United States District Court, D. Nevada
LORI A. COLWELL, Plaintiffs,
CAROLYN W. COLVIN, Defendants.
before the court is Magistrate Judge Foley's report and
recommendation (“R&R”). (ECF No. 23).
Defendant Commissioner of the Social Security Administration
filed an objection (ECF No. 24), to which plaintiff Lori
Colwell responded (ECF No. 25).
before the court is plaintiff's motion for judgment on
the pleadings. (ECF No. 20). Defendant filed a response (ECF
No. 22). Plaintiff did not file a reply, and the time for
doing so has since passed.
before the court is defendant's cross-motion to affirm.
(ECF No. 21). Plaintiff has not filed a response, and the
time for doing so has since passed.
parties do not object to the extensive factual presentation
in the R&R. Therefore, the court adopts the factual
representation in the R&R and will detail factual and
procedural background in the discussion section of this order
as necessary to explain the court's holding.
may file specific written objections to the findings and
recommendations of a United States magistrate judge made
pursuant to Local Rule IB 1-4. 28 U.S.C. § 636(b)(1)(B);
LR IB 3-2. Where a party timely objects to a magistrate
judge's report and recommendation, the court is required
to “make a de novo determination of those portions of
the [report and recommendation] to which objection is
made.” 28 U.S.C. § 636(b)(1). The court “may
accept, reject, or modify, in whole or in part, the findings
or recommendations made by the magistrate.”
to Local Rule IB 3-2(a), a party may object to the report and
recommendation of a magistrate judge within fourteen (14)
days from the date of service of the findings and
recommendations. Similarly, Local Rule 7-2 provides that a
party must file an opposition to a motion within fourteen
(14) days after service of the motion.
Judge Foley's R&R holds that the administrative law
judge (“ALJ”) erred when evaluating and weighing
the medical opinions of numerous treating and non-treating
physicians in this case. (ECF No. 23). The R&R also holds
that the ALJ erred in discrediting plaintiff's testimony
regarding her limitations. Id. The R&R
recommends that the court remand this case with instructions
to award benefits. Id.
does not specifically object to Magistrate Judge Foley's
holding that the ALJ erred when evaluating the opinions of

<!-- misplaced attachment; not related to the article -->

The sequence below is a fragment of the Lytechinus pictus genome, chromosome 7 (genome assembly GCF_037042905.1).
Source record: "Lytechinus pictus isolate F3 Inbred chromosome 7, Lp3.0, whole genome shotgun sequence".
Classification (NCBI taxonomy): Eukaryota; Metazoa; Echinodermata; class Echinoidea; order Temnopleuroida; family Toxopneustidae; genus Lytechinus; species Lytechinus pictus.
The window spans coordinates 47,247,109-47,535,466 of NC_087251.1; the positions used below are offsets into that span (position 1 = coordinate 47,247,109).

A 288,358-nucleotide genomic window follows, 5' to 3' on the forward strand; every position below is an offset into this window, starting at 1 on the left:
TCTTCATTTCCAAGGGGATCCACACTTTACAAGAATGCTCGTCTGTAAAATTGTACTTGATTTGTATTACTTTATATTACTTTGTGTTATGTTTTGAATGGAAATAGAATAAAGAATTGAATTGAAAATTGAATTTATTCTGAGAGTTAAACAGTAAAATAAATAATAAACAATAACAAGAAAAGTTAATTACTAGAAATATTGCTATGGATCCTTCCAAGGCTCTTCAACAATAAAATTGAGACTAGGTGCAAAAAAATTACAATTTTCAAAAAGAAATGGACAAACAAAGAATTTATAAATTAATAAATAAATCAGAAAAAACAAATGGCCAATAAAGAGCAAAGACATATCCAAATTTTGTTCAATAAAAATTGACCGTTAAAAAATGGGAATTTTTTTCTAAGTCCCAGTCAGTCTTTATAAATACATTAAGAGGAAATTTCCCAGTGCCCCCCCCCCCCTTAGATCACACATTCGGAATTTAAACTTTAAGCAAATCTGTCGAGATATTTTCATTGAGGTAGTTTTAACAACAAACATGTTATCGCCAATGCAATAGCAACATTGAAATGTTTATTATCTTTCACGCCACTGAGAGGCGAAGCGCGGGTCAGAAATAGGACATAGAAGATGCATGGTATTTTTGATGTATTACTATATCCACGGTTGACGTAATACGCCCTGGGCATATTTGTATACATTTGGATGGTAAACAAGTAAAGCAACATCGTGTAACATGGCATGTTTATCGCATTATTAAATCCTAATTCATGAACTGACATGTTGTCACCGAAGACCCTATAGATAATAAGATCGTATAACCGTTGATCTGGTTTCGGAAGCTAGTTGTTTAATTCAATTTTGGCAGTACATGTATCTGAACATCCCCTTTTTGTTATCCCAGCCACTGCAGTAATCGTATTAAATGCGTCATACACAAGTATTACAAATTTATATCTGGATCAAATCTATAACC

the doctors and discrediting plaintiff's testimony. (ECF
No. 24). Instead, defendant objects to Magistrate Judge
Foley's prescribed remedy of a remand solely for
benefits. Id. Defendant argues that
“conflicts, ambiguities, and serious doubt remain as to
whether plaintiff is in fact disabled, ” which makes a
remand for further proceedings the appropriate remedy.
Id. at 10.
responds that Magistrate Judge Foley's recommended remedy
is appropriate in this case. (ECF No. 25). Plaintiff asserts
that the record does not contain sufficient conflicts or
ambiguities so as to render further proceedings useful.
Id. Plaintiff further argues that if plaintiff's
improperly discredited testimony were credited as true, the
ALJ would be required to award benefits. Id.
Plaintiff therefore contends that a remand solely for
benefits is the appropriate remedy. Id.
parties do not contest Magistrate Judge Foley's holding
that the ALJ failed to provide legally sufficient reasons for
rejecting evidence. After reviewing the record and underlying
briefs, the court agrees that the ALJ failed to provide
legally sufficient reasons for rejecting the medical opinion
of Dr. Barone and for rejecting plaintiff's testimony.
The court will therefore consider the appropriate remedy.
Social Security cases, the “ordinary ‘remand'
rule” applies when a reviewing court holds that an
administrative law judge erred in denying benefits and the
error was not harmless. See, e.g., Molina v. Astrue,
674 F.3d 1104, 1115 (9th Cir. 2012) (recognizing that
harmless error principles apply in Social Security Act
cases); Hoa Hong Van v. Barnhart, 483 F.3d 600, 605
(9th Cir. 2007) (noting that an erroneous decision to deny
benefits can require reversal); Lingenfelter v.
Astrue, 504 F.3d 1028, 1044 (9th Cir. 2007) (discussing
the ordinary remand rule). Under the ordinary remand rule,
“the proper course, ...